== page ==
'I heard a nothing but the breeze and set my senses to ‘hyper-mode’
The lions sat up and peered down the rocky outcrop from where they were basking in the morning sunshine. Something alerted them. Our camera lenses slowly raised into position.
The focussed looks on the lion's face told the story of something happening in the head-high brush that surrounded the base of the Kopie.
Standing 10 meters in front of us was a young female kudu oblivious to the lions on the hill.
It was a great photo opportunity for our keen group as she just stood still looking into the lenses trained on her. With stunning white and fawn markings, she was a beautiful sight.
It seemed such an obvious place for an ambush. I could imagine the lions saying “we’ll head em’ off at the pass” and this was the pass alright!
The lions were looking down on either side of the bottom of the hill into the dry yellow grass that rustled 10 feet tall in the breeze.
With years of experience in the African bush, our tour guide Cuan suggested we just sit quietly, cameras ready.
The Kudu just stood still surrounded by dry scrub, not visibly aware of any potential danger, despite standing in such an obvious ambush point.
Another male kudu stood deeper a bit further back in the dense scrub flicking his ears before returning to nibble at the vegetation. Nothing to see here!
Looking back at the lions, they were really too far away to get any close head shots but they did make for an interesting group gathered on the hill.
Some of them lay on their side in the sun while others looked intensely down into the bush in front of us.
Or were we imagining they were looking at something? In our vehicle we started to ponder the scenario, we had no proof anything was afoot and decided to give it 5 minutes.
The breeze shuffling through the grass and someone coughed in the back seat.
Cuan’s head turned around to look the other way into the bush, listening. “Did you hear that?”
Admittedly I heard a nothing but the breeze and set my senses to ‘hyper-mode’
“A kudu distress call!”
Looking around the Land Cruiser I noted everyone’s face was as intense as that of the lions.
All our human senses had been awakened from their city slumber.
Dead silence, lions staring down the hill, kudus now on high alert, cameras focussed… Nothing.
I starred at the yellow grass, imagining stalking lions within, but only saw scrub.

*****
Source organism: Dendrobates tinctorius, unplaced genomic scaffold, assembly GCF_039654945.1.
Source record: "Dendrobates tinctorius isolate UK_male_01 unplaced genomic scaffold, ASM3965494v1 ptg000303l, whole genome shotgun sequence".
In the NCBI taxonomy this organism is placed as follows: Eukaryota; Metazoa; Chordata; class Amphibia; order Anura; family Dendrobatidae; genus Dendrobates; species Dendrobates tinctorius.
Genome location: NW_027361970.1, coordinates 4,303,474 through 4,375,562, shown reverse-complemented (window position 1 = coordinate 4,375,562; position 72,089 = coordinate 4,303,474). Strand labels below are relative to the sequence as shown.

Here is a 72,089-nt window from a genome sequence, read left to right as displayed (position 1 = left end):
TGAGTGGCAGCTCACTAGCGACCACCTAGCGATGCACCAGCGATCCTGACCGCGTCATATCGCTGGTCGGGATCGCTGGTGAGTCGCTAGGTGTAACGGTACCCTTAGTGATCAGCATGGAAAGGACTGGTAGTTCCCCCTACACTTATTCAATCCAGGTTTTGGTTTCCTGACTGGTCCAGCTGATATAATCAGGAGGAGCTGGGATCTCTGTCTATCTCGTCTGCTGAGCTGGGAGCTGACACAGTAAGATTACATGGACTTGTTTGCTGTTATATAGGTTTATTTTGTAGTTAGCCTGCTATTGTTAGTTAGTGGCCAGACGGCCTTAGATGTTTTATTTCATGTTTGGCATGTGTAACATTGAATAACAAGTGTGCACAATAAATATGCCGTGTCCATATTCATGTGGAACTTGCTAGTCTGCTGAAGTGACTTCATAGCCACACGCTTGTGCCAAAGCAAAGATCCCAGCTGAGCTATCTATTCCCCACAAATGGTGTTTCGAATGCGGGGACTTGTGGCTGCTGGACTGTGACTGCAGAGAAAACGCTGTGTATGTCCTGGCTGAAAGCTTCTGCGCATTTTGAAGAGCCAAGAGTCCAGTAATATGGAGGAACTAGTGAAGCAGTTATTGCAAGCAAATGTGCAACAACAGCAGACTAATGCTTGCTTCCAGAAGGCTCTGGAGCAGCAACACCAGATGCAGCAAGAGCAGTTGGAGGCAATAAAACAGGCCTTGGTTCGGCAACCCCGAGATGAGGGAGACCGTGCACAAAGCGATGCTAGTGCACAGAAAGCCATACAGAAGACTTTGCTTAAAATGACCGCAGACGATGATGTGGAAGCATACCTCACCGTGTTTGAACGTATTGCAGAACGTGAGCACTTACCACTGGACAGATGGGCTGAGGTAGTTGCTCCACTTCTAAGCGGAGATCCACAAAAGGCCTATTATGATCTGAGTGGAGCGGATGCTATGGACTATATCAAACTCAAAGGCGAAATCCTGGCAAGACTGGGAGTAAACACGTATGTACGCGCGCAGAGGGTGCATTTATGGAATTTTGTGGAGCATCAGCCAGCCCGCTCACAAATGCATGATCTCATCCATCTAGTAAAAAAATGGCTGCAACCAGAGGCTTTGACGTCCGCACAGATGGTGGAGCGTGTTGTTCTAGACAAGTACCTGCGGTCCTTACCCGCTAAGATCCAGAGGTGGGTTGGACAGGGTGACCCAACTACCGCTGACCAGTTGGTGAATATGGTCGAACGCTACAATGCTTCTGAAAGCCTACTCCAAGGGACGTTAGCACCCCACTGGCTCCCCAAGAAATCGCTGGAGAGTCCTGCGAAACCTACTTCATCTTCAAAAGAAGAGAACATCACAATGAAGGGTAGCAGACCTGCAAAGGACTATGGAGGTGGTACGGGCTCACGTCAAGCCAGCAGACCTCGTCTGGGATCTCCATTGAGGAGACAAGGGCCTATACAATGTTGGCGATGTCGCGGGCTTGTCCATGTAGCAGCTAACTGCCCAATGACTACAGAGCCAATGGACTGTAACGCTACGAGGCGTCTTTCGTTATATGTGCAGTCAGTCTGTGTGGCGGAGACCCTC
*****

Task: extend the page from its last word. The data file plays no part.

It was a very subtle thing, the yellow grass waved to the right but a golden head glided though to the left. Did we just see that? Was it really a few meters in front of us?
I saw only the top of the head, not bounding or stalking but gliding smoothly through the grass. It was too momentary and subtle for any of us to capture it with anything other than our senses.
That was all we would see of the hunt.
Kudu distress calls sounded like car alarms for a couple of seconds before everything fell silent.
More than likely the lioness had a Kudu, choking it silently within the scrub, but we couldn’t confirm that, and nobody was volunteering to go check!
It may not have been an epic BBC Documentary with a titanic battle unfolding blow for blow in 4K on our widescreen, but every sense we have as humans was at full capacity, we were all very much immersed in the hunt.
It was really satisfying to know our human instincts were correct to sense there was a hunt taking place with no real proof. To have it confirmed with a whisper of gold through the grass was exhilarating.
Not everything we see on a photo safari will tell the whole story through pictures every time.
Looking at these pictures of lions on the Kopie and knowing what their faces are saying about what’s happening below evokes strong memories in everyone who was there.
As in life, our photos not only tell the story of what is contained in them but trigger emotions and memories that we can only try to capture, and no place is as immersive of our senses as Africa.